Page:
CGMagazine: Were there any unique challenges that this film brought that you have not seen in other projects, or was it easy going most of the way?

Michael James Gallagher: There is a lot of music in the movie and crowds. We had to record a crowd singing along with one of the songs; easier said than done. Anthony had his birthday party, gathered all his friends, and sang along to one of the Weird Al songs, so all of our friends made a cameo in the movie.

Anthony Vanchure: The challenges were fun. For example, there are many crowd audience sounds throughout this movie, and there is a different scene where we needed a crowd to do a particular thing. I think one of the best things that came out of this movie was talking with Weird Al while we were mixing this movie, so when we needed this specific crowd scene, I was like, “Hey, Al, do you think you can get the audience at your shows to do these chants?” And he was like, “Yeah, of course,” and so the next night, we got these files from Weird Al himself that were all of his audience chanting and cheering and doing these specific call-outs, and we got to use those in the movies, and so it was a lot of fun challenges on the film.

Michael James Gallagher: Yeah, for sure, and to be clear about that, Weird Al worked with us on every second of the mix, and he was in a different city every night. He was 100% dedicated and committed to this project. It was really fun, and what was interesting was that towards the end of the mix, we realized that we needed a crowd chanting “No” very enthusiastically.

From a sound effects perspective, it is challenging to find that specific sound. So, suddenly, Anthony said, “Al, you think you could record that?” It almost seemed like a shot in the dark, but Al got so excited. He said, “Oh, I will get you different versions of it. I will get you different levels of enthusiasm and all that kind of stuff.” He was in Nebraska, and that crowd made it into the news due to their audio landing in the movie.

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CGMagazine: This being a music movie, music has to be the focus of the film. How do you find that balance, ensuring that the music is front and centre, but still focus on all the different elements you add to the film?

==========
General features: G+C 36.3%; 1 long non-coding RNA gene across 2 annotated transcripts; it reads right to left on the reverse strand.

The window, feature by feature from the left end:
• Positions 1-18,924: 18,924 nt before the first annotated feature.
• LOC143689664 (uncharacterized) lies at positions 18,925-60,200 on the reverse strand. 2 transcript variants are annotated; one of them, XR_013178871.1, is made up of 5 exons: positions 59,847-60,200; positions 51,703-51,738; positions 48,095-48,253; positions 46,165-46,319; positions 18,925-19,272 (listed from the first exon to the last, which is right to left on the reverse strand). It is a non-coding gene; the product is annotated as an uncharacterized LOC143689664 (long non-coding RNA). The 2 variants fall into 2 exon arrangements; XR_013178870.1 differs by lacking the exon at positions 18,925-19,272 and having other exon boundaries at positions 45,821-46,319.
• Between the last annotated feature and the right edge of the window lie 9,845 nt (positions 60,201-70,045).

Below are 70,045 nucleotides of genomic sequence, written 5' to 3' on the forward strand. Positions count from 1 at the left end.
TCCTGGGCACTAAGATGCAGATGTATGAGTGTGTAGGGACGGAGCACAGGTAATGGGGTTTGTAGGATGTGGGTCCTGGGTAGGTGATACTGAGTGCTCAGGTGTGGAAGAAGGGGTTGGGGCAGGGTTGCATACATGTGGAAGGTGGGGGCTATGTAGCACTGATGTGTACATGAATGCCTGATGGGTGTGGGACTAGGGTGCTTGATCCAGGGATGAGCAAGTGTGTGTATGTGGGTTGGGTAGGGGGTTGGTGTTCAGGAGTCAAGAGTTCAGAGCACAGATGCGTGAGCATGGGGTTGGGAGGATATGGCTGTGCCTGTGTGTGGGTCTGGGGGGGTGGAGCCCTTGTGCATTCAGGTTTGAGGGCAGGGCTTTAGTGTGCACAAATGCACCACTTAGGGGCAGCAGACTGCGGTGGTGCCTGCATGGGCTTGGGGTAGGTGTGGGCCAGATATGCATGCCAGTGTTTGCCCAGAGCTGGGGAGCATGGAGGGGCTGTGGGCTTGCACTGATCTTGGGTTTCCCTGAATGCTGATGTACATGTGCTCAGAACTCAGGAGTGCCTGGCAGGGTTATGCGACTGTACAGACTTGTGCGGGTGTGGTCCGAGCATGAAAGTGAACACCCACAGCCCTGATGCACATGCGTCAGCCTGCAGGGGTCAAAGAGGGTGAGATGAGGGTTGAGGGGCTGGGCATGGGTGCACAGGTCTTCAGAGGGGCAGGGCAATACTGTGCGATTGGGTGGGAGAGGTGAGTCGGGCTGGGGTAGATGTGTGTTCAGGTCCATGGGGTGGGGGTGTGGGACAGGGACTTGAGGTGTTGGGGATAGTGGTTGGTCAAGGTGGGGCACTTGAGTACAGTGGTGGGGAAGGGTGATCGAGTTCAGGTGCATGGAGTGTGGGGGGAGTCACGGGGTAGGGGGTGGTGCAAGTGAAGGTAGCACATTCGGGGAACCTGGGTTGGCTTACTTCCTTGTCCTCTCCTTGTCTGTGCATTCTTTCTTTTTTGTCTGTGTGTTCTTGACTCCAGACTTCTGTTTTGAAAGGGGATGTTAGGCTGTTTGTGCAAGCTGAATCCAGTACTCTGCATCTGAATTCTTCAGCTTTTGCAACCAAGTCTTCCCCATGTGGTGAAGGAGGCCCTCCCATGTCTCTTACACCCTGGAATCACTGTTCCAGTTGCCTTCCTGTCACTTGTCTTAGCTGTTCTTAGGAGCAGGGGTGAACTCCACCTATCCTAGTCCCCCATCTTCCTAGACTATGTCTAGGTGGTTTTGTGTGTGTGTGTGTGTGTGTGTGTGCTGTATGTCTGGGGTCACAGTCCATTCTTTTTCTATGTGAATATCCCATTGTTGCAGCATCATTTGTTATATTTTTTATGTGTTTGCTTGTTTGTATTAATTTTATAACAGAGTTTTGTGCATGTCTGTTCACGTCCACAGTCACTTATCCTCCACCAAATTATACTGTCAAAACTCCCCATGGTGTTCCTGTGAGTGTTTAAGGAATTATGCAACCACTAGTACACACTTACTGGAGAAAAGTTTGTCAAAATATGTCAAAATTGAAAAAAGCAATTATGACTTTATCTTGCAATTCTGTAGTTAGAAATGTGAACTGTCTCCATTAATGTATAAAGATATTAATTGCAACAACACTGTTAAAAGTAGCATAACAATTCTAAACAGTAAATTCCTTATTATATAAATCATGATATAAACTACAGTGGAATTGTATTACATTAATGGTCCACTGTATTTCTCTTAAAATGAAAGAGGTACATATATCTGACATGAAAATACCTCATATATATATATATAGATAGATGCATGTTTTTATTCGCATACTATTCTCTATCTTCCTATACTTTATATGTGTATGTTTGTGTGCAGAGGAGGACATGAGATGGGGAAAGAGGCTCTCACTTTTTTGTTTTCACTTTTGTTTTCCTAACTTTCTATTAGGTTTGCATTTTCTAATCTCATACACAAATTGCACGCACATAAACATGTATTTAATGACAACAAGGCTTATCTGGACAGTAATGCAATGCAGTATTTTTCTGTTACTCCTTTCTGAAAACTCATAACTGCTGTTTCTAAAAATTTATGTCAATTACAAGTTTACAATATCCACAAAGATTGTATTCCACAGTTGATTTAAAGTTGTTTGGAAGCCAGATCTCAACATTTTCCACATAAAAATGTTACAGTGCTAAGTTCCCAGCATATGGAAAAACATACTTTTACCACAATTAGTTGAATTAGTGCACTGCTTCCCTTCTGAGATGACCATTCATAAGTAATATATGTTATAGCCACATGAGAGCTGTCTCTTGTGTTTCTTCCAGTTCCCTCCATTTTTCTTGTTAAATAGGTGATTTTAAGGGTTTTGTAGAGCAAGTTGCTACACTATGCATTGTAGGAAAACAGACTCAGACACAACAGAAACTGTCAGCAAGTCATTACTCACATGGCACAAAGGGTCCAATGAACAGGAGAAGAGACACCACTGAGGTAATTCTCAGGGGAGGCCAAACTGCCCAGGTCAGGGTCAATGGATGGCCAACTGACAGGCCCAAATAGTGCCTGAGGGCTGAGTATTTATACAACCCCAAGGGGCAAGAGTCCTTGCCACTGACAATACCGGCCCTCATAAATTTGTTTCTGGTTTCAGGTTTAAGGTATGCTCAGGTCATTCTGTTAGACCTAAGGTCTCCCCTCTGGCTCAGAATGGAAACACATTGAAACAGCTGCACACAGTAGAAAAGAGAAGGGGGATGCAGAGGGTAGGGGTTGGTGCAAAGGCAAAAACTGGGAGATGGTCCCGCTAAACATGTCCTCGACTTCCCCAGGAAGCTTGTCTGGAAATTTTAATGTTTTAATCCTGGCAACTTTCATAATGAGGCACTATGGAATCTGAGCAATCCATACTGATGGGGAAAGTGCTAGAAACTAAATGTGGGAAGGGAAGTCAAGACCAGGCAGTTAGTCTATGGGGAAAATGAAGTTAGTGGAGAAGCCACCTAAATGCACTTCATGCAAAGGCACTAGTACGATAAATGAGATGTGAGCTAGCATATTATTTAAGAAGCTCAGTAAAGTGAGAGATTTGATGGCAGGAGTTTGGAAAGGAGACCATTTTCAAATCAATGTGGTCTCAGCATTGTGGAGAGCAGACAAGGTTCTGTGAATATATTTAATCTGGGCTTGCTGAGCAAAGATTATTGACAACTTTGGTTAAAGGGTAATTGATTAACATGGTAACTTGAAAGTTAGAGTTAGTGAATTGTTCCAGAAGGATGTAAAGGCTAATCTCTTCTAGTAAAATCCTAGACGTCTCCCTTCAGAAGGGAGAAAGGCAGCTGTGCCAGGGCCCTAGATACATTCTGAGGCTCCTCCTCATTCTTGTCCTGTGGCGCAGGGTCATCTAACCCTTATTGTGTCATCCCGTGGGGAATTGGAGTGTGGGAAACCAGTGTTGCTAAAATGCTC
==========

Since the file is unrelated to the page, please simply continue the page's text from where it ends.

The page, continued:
Anthony Vanchure: I would say that’s probably the biggest challenge of any movie when you are doing audio for film because you have music, and that is helping tell the story, and then you also have the sound effects that we are using to help tell the story and with this movie, not only do we have Weird Al songs, but we also have a fantastic score by our composers, and it also is dependent on seeing how you mix a scene you need to keep playing it back a couple of times and go, “all right, what are we feeling, what’s carrying the scene more.”

If we want to hear more of the sound effects, you mix by ear and with the Weird Al songs, the moments where Daniel is playing the parts of Al, we can make that music loud like you’re sitting right there.

Michael James Gallagher: Yeah, it is massive, and our mixer Tony Solis did an excellent job of balancing all that out. A lot is going on here, from the performances to the narrative. It is a dense soundtrack, and Solis did an excellent job making sure all those things played.

Anthony Vanchure: Yeah, he did a fantastic job mixing some of those moments because there are moments I don’t want to give away, and epic sound effects, we have to say, “Okay, all right, for this moment, we want this one sound effect to stick out” and he beautifully masterfully mixed all of that, so you just get all of the fascinating details when you are listening to this movie.

Michael James Gallagher: A lot of thought makes its way into every movie moment like this. It might not be a film you think would have a full orchestra recorded in real life with real players, but the score sounds fantastic. The composers Zach and Leo did an excellent job.

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CGMagazine: Is there anything people should look for that might be of note in the film when they watch it?

Anthony Vanchure: Mike has some very cool ones. We cannot give them away because the movie has not premiered yet [at time of interview], but some minor sound effects slip in for moments that you can find if you are a fan of Al. However, there are some sound-related Easter eggs that you can poke through.

Michael James Gallagher: It surprised the director.

Anthony Vanchure: So, we can say there are some sound Easter eggs out there, but we cannot give those away just yet.

Michael James Gallagher: Yeah, it is too bad we cannot talk specifically about anything, but there is a lot of fun stuff in there.

CGMagazine: Thank you so much for your time. Anything else you want to leave us with before we wrap up?

Anthony Vanchure: Go check out Weird when it premieres on Roku in November.